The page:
IN Paris's 20th arrondissement, a working-class rim of the city, immigrant families return to their apartments after vacations to find their furniture and other belongings thrown out of the windows to the courtyard below. The building's new owner wants to renovate it for higher profit, and so strong-arm tactics are used to get the renters out. Not far away in a dilapidated 170-year-old neighborhood called the Goutte d'Or (the ``drop of gold''), Khiter Zaidi, a tile layer, spends his days putting finishing touches on expensive new apartments. He wonders how much longer his family can stand the 120 square-foot room they have been renting for 12 years.
The neighborhood is undergoing a major renovation project, and as Mr. Zaidi notes, ``The city says they want families to live here.'' But the Algerian and father of four says what is being built is either too expensive or tacitly off limits to immigrants. ``There's no place left here for families like mine,'' he says.
Farther north in Montmartre, at the front steps of Sacr`e Coeur Basilica, Mediba Sankar`e camps out with his and eight other families in a tent they have kept there for 92 days to protest the lack of affordable housing in Paris.
``I have lived in Paris for 27 years,'' says Mr. Sankar`e, who was routed from his building 10 months ago when the city said it was about to collapse. Since then, he has found nothing.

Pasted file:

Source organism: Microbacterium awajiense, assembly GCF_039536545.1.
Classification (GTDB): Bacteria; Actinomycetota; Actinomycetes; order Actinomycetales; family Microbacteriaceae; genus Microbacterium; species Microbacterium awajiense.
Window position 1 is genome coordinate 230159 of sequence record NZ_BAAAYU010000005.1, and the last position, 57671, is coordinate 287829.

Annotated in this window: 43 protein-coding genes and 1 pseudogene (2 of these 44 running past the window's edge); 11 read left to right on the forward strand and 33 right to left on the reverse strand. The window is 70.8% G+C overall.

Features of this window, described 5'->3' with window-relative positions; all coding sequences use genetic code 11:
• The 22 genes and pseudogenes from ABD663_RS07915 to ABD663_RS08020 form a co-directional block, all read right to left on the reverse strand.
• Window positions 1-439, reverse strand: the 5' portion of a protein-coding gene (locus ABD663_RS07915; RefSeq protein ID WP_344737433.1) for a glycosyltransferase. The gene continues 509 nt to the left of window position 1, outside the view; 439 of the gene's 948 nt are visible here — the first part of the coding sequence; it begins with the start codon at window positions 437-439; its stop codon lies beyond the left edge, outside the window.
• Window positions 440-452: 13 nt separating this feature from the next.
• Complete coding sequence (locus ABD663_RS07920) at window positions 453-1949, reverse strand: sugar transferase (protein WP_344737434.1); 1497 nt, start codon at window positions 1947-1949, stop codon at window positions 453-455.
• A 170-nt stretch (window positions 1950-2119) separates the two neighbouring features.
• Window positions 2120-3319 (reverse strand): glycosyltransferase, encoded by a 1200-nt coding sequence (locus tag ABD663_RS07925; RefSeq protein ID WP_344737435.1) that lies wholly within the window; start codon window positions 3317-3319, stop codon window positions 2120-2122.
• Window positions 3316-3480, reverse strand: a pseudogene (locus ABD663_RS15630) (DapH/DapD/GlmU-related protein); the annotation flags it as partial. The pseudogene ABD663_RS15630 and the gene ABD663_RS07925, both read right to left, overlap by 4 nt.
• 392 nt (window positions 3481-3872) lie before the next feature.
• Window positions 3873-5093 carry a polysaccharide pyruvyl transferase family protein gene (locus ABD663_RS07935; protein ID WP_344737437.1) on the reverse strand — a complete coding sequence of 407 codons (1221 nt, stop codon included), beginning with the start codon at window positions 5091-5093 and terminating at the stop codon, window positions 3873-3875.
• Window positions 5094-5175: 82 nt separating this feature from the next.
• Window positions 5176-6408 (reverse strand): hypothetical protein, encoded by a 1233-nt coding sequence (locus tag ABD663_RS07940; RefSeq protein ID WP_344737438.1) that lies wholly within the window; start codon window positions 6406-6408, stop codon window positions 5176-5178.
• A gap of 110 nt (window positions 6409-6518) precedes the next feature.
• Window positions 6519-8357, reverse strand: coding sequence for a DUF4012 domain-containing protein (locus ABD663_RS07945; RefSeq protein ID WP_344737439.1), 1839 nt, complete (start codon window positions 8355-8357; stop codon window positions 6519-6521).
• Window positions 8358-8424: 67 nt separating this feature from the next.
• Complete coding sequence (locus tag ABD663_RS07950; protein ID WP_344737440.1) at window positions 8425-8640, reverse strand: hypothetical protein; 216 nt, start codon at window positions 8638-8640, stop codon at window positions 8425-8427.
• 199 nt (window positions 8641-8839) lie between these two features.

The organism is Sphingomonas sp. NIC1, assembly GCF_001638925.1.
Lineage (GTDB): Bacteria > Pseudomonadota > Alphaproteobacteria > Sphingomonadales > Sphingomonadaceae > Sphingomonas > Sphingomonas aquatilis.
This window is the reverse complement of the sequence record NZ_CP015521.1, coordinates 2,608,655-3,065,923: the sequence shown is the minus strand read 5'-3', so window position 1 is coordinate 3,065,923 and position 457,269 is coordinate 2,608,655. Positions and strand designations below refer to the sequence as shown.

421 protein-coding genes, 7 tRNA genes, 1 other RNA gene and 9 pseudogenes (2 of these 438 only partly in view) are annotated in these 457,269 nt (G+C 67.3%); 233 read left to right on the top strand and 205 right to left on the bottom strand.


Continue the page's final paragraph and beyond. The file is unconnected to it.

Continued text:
``We feel this neighborhood is our home,'' says the print-shop worker, ``but it doesn't seem to have any more room for us.''
These families, all of whom pay their modest rents faithfully, are discovering what thousands of other poor and working-class families across the French capital already know: An affordable and decent home - even one with 19th-century fixtures (no shower and a toilet on the ground floor) - is becoming nearly impossible to find in Paris.
The problem is concentrated in the city's far northeast neighborhoods, in parts of the 18th, 19th, and 20th arrondissements that have been havens for poor working families, especially the Africans and North Africans that are not often welcome elsewhere.
But in recent years the desirability of central Paris as a place to live and work has opened all 20 of the city's arrondissements to intensified pressures. Laws easing rent controls have encouraged new construction and renovation, and the scarcity of land and buildings in the central arrondissements has pushed speculators to neighborhoods formerly ignored.
``We're betting on the 19th!'' reads the glossy brochure of a development company that is building apartments in areas that hadn't seen privately funded projects for decades.
Although Paris is already an international city, the pressures are expected to build further as Europe approaches the 1992 single market and international companies seek office space - and convenient living quarters - in select European cities.
Earlier this year, French President Fran,cois Mitterrand deplored publicly that Paris office and housing prices ``are catching up with Tokyo,'' something of an exaggeration perhaps, but a reflection of how the steep price climb is perceived.